Goal: Define project deliverables

Applies to
Microsoft Office Project 2003
Microsoft Office Project Server 2003
Microsoft Project 2000 and 2002

After you establish the objectives of your project, you define the actual product or service that meets those objectives. This product or service is called a deliverable (deliverable: A tangible and measurable result, outcome, or item that must be produced to complete a project or part of a project. Typically, the project team and project stakeholders agree on project deliverables before the project begins.). Where appropriate, you can record information about the deliverables in your project.

 Tip   This article is part of a series of articles that describe a broad set of project management activities. We call these activities "goals" because they are organized around the project management life cycle: Build a plan, track and manage a project, and close a project. The project life cycle is outlined in The Project Map, where you can find a link to an article about each project management goal. Most of the articles include links to supporting information or procedures that you perform in Project or Project Server. These "goal" articles were designed to help you not only use Project but also better understand project management.

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Construction worker talking on cell phone

number 1  Define the deliverables     A deliverable is tangible as well as verifiable. To be verifiable, the deliverable must meet predetermined standards for its completion, such as design specifications for a product (like a new car) or a checklist of steps that is completed as part of a service (like maintenance of factory machinery).

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Deliverables have stakeholders     There are two kinds of stakeholders: (stakeholders: Individuals and organizations that are actively involved in the project or whose interests may be affected by the project.) those who receive the finished product or service, such as a company's customers (external), and stakeholders such as team members who depend on the deliverable to do their own work (internal).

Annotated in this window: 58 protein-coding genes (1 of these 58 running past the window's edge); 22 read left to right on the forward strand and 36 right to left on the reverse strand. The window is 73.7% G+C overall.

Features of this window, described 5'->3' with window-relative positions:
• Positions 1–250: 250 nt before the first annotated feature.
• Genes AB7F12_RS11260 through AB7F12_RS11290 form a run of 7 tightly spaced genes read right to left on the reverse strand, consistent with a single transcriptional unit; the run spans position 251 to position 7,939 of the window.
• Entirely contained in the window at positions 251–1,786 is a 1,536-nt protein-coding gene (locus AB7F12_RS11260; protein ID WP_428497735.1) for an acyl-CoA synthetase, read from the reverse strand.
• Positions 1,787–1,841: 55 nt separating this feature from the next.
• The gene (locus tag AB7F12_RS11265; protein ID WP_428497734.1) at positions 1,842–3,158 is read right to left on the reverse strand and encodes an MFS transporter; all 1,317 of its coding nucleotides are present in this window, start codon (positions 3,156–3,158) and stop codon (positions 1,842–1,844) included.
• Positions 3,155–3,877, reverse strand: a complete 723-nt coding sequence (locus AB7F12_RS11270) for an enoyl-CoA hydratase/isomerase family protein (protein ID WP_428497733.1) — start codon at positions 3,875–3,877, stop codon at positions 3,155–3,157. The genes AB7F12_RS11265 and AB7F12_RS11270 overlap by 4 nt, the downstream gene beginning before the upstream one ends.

Deliverables have standards for completion    Grade (grade: A rank or category assigned to a material resource that denotes functional use but not level of quality. A low-grade resource is not necessarily a low-quality resource.) and quality (quality: The degree of excellence, or the desired standards, in a product, process, or project.) are two standards that stakeholders must agree on to complete a deliverable that will meet its objectives. For example, the agreed-upon grade for a new car might be an inexpensive commuter model as opposed to a luxury sedan. Quality is the degree of defect and workmanship within the agreed-upon grade. For example, the grade of a luxury sedan and a commuter car may be different, but the same high standards may be set for the quality of both vehicles.

Organize your project tasks around the deliverables     A project can have one or many deliverables. You can organize your project's tasks (task: An activity that has a beginning and an end. Project plans are made up of tasks.) around the deliverables in several ways:

Number 2  Add supporting information about a task     When you want to keep supporting documentation about tasks in your project, you can use any or all of the following methods.

Click all of the following that apply: